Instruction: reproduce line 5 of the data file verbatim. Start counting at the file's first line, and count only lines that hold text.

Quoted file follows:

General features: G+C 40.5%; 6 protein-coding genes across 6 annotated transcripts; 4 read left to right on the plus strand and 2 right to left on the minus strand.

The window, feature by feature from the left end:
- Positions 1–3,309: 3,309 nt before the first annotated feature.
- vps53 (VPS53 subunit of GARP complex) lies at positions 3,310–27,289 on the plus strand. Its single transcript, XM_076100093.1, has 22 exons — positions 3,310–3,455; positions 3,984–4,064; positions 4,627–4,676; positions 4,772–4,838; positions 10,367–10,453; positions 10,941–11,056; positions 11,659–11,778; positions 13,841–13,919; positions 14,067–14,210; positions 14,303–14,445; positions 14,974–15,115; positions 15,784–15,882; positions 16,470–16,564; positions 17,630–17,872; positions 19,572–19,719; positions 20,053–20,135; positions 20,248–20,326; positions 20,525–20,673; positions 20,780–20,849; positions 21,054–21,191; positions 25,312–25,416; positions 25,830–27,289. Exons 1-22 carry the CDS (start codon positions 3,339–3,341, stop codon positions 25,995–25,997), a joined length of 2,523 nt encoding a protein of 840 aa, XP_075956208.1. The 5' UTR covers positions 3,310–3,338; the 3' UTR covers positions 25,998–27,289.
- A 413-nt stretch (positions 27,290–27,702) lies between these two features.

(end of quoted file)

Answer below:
- A 413-nt stretch (positions 27,290–27,702) lies between these two features.